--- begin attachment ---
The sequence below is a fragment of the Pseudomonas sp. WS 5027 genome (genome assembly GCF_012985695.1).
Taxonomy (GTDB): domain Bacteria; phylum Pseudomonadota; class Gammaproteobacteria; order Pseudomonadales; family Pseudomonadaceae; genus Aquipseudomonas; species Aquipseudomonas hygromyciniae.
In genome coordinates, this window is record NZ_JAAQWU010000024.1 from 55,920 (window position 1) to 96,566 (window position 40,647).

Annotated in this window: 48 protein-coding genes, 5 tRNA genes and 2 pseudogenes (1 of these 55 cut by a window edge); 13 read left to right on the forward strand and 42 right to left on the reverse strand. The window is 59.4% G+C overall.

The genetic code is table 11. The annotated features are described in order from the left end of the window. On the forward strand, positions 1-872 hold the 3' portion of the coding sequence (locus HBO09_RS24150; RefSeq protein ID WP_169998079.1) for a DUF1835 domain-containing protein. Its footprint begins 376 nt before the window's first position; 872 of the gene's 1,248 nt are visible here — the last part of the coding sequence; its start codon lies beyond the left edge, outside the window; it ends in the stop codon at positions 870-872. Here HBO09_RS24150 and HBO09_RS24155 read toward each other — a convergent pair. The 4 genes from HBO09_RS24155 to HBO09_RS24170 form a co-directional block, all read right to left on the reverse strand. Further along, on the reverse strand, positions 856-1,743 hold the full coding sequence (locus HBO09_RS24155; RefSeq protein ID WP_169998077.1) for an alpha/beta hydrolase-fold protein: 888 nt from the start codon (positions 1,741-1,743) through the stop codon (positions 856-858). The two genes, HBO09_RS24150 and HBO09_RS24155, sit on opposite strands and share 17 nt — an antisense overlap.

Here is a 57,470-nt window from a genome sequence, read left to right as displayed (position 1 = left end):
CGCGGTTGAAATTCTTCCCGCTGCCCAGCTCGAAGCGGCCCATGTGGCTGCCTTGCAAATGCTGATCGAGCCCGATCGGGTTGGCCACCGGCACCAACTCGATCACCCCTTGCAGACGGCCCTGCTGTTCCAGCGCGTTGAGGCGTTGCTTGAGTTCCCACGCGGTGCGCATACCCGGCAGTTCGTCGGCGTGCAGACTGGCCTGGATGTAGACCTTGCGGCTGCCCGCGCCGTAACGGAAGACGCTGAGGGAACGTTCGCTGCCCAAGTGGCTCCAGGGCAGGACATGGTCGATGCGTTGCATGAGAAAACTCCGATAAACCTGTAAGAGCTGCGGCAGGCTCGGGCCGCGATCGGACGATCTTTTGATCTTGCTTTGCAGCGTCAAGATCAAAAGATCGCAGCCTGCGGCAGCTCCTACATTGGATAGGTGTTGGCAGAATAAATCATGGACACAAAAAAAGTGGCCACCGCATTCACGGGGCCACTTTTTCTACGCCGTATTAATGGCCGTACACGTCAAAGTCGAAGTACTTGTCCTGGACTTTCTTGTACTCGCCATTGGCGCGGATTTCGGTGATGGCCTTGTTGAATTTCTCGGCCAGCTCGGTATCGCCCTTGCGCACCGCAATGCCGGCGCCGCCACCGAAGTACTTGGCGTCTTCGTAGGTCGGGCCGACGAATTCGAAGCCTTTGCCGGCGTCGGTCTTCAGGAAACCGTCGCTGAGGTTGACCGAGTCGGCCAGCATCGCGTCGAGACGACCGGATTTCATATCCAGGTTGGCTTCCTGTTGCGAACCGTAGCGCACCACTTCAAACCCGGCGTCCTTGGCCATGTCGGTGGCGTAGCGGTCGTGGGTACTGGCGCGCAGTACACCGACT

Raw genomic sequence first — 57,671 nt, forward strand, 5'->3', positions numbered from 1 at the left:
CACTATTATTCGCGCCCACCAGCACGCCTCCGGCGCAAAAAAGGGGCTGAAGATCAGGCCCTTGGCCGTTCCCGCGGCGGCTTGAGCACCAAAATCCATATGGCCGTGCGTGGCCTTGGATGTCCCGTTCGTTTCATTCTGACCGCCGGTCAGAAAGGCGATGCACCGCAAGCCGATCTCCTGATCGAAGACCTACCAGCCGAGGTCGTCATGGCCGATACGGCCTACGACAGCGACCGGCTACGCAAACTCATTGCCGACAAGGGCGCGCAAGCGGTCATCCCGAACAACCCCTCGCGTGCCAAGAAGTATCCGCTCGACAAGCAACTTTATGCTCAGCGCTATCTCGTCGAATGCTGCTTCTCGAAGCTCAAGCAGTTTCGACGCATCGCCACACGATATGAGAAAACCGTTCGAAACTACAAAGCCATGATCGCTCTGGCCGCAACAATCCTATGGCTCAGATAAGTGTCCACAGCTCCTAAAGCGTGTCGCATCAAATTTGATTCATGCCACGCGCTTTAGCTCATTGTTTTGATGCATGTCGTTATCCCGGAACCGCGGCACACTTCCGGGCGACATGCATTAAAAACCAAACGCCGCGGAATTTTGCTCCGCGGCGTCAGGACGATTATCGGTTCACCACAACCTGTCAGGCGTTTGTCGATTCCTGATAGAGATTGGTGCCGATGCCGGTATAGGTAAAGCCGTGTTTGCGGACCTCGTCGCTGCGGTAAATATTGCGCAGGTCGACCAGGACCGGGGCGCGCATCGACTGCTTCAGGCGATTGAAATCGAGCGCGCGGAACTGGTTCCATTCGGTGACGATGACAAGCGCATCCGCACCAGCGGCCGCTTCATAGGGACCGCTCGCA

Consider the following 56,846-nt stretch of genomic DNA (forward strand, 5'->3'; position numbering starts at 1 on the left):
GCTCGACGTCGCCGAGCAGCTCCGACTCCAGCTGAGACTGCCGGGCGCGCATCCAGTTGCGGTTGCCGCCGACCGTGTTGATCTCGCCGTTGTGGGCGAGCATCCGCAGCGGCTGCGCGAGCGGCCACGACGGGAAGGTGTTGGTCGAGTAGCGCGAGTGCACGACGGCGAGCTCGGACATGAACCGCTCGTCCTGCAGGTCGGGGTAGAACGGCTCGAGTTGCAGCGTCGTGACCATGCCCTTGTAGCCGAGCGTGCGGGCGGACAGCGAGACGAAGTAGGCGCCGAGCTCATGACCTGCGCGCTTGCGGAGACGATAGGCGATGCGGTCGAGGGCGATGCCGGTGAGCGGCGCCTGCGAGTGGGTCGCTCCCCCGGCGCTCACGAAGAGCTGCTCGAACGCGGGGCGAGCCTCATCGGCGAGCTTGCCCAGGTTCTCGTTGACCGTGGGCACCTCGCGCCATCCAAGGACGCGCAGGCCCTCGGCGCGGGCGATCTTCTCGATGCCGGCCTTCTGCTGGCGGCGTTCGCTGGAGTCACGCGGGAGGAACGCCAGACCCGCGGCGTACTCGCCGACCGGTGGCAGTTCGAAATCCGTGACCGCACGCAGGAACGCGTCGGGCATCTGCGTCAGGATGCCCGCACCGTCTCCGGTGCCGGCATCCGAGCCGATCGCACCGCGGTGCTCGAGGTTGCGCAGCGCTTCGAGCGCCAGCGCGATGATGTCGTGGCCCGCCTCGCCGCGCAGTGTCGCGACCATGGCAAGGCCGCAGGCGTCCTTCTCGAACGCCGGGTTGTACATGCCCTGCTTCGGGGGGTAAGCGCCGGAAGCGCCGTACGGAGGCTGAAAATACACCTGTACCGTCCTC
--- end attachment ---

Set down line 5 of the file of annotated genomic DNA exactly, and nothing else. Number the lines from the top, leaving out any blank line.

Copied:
The genetic code is table 11. The annotated features are described in order from the left end of the window. On the forward strand, positions 1-872 hold the 3' portion of the coding sequence (locus HBO09_RS24150; RefSeq protein ID WP_169998079.1) for a DUF1835 domain-containing protein. Its footprint begins 376 nt before the window's first position; 872 of the gene's 1,248 nt are visible here — the last part of the coding sequence; its start codon lies beyond the left edge, outside the window; it ends in the stop codon at positions 870-872. Here HBO09_RS24150 and HBO09_RS24155 read toward each other — a convergent pair. The 4 genes from HBO09_RS24155 to HBO09_RS24170 form a co-directional block, all read right to left on the reverse strand. Further along, on the reverse strand, positions 856-1,743 hold the full coding sequence (locus HBO09_RS24155; RefSeq protein ID WP_169998077.1) for an alpha/beta hydrolase-fold protein: 888 nt from the start codon (positions 1,741-1,743) through the stop codon (positions 856-858). The two genes, HBO09_RS24150 and HBO09_RS24155, sit on opposite strands and share 17 nt — an antisense overlap.